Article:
On 13 May we travelled by train from FREYWALDAU to LIEGNITZ (Sheet 103, 8075) via ZIEGENHALS (Sheet 117, 5675), NEISSE (Sheet 116, 1153), GROTTKAU (Sheet 117, 5618), BRIEG (Sheet 105, 6335), and BRESLAU (Sheet 104, 3264). We had to change trains at ZIEGENHALS, BRIEG and BRESLAU, but had no difficulty with identity controls. The Czechs and Frenchman in KARLSBRUNN had advised us to seek help on our journey from young Frenchmen and Czechs. While walking round the town in LIEGNITZ we saw two Frenchmen. We followed them into a Gasthaus and, having made quite certain that they were Frenchmen, followed them to another Gasthaus, where we spoke to them. They immediately took us to their camp in the town. There were about 20 French civilian workers living here. We stayed in this camp for the nights of 13-14 and 14-15 May. The reason we stayed two nights was that the Frenchmen advised us not to travel on Sunday (14 May) as they said foreign workers were not allowed to travel on Sundays. The Frenchmen here were extremely kind to us and, besides feeding us well, gave us food to take with us on our journey.


On 15 May we continued on our journey by train to SAGAN (Sheet 90, 2020). The journey took from about 0830 hrs till about 1130 hrs. In SAGAN we met a Frenchman in the street. I spoke to him and told him who we were. He was very scared to help us because of the German reaction to the break-out from Stalag Luft III, but eventually took us to his camp. Here one English-speaking Frenchman was all for helping us, but the leader of the camp thought it too dangerous to keep us, and insisted on our leaving immediately. We then returned to the station, followed by at least two Frenchmen who had apparently been detailed to see that we got on to the train.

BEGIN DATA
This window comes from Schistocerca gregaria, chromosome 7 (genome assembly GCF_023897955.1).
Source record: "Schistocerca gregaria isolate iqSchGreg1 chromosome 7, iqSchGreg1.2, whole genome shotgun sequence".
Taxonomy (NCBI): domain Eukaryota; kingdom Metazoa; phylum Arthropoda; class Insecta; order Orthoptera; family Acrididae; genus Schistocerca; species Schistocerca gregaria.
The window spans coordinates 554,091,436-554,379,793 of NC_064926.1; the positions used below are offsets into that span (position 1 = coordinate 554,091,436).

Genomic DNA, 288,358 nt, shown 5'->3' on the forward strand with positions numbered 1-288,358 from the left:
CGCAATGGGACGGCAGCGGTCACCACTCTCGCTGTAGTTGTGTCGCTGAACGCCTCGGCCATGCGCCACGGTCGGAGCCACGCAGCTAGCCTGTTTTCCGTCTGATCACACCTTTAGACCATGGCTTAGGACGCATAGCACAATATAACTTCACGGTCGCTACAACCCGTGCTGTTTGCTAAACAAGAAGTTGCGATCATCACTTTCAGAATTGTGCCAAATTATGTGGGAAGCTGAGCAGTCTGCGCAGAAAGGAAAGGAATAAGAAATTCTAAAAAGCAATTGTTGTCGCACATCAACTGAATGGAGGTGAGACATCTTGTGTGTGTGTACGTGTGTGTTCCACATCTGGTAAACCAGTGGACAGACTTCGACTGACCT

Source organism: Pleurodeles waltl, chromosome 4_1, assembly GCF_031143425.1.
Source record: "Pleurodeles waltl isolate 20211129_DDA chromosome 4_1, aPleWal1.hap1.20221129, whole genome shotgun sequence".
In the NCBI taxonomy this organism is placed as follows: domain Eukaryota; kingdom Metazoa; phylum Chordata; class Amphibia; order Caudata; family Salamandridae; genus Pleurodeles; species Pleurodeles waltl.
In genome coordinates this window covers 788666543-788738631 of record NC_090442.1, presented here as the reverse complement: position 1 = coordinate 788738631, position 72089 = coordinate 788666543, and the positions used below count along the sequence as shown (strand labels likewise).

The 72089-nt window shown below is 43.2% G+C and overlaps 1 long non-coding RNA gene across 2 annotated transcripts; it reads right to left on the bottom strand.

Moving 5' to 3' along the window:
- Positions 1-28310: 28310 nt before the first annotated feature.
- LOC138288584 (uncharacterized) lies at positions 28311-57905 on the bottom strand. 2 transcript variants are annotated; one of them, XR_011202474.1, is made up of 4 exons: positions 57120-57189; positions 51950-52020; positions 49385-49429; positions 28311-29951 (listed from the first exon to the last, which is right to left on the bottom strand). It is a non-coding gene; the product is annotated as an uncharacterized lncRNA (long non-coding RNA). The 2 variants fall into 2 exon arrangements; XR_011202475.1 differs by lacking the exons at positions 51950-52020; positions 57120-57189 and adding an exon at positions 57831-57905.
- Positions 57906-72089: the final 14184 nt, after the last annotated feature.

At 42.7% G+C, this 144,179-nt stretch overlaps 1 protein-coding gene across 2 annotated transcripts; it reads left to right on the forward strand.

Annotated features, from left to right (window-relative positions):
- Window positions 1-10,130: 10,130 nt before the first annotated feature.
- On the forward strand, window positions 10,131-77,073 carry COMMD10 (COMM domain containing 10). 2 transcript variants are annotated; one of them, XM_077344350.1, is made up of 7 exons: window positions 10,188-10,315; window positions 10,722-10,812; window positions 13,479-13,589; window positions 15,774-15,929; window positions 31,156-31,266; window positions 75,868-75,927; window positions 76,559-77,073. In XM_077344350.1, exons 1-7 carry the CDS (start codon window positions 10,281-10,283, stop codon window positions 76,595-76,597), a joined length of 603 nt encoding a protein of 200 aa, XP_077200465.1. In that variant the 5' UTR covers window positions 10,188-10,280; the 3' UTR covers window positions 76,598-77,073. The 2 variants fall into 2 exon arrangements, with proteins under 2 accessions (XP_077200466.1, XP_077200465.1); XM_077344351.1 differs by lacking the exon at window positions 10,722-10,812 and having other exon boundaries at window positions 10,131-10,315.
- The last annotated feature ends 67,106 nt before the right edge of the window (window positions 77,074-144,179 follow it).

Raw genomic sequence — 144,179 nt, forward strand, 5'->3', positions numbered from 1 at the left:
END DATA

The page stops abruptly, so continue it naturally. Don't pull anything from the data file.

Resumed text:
From SAGAN we went on to FRANKFURT-AN-DER-ODER. There was no control on the journey. We arrived between 2015 and 2030 hrs. After shaving in the station lavatory we went out into the street. We realised that we would have to act quickly if we hoped to get in touch with Frenchmen, because we knew they would have to be off the streets by 2200 hrs. In the centre of the two we heard two men speaking French. I told them we were English and one of them took us to his camp, a converted tailor's shop in a large building in the centre of the town. There were 10 workmen living here. We were allowed to stay in this camp for two nights.


On 17 May we travelled from FRANKFURT-AN-DER-ODER via FRIEDENWALDE (Sheet 39, 2224) to ANGERMUNDE (Sheet 52, 3376). Before we reached ANGERMUNDE there was a control on the train. The inspection was carried out by an army N.C.O. (probably a Stabsfeldwebel), and an army Private, and a Luftwaffe N.C.O., who had also come from FRANKFURT and had boarded the ANGERMUNDE train at FRIEDENWALDE. These men wore round their necks a chain with a badge bearing the word "Kontrolle". This was entirely a military control for Service personnel and men of military age. Our papers were inspected by the Private, who looked first at O'NEILL's identity card, which bore a genuine photograph of O'NEILL. This card, which was an imitation of a printed card, stated that O'NEILL was a Sudeten German. The soldier asked O'NEILL if he was a foreigner, and O'NEILL replied that he was a Czech. The soldier glanced at McCALLUM's card and handed it back. I held out my card to him, but he said "Alle drei Kameraden" and handed me back my card without looking at it. He asked if we had any other papers, and we said we did not require any. The soldier then went along the train, but returned to our compartment and sat down beside O'NEILL. Fortunately, there was a German woman sitting in the compartment and, as Germans will not speak to foreigners if there is another German near, the soldier did not attempt to enter into conversation with us. The soldier got off the train at a station before ANGERMUNDE and was joined outside the door of our compartment by the two N.C.Os.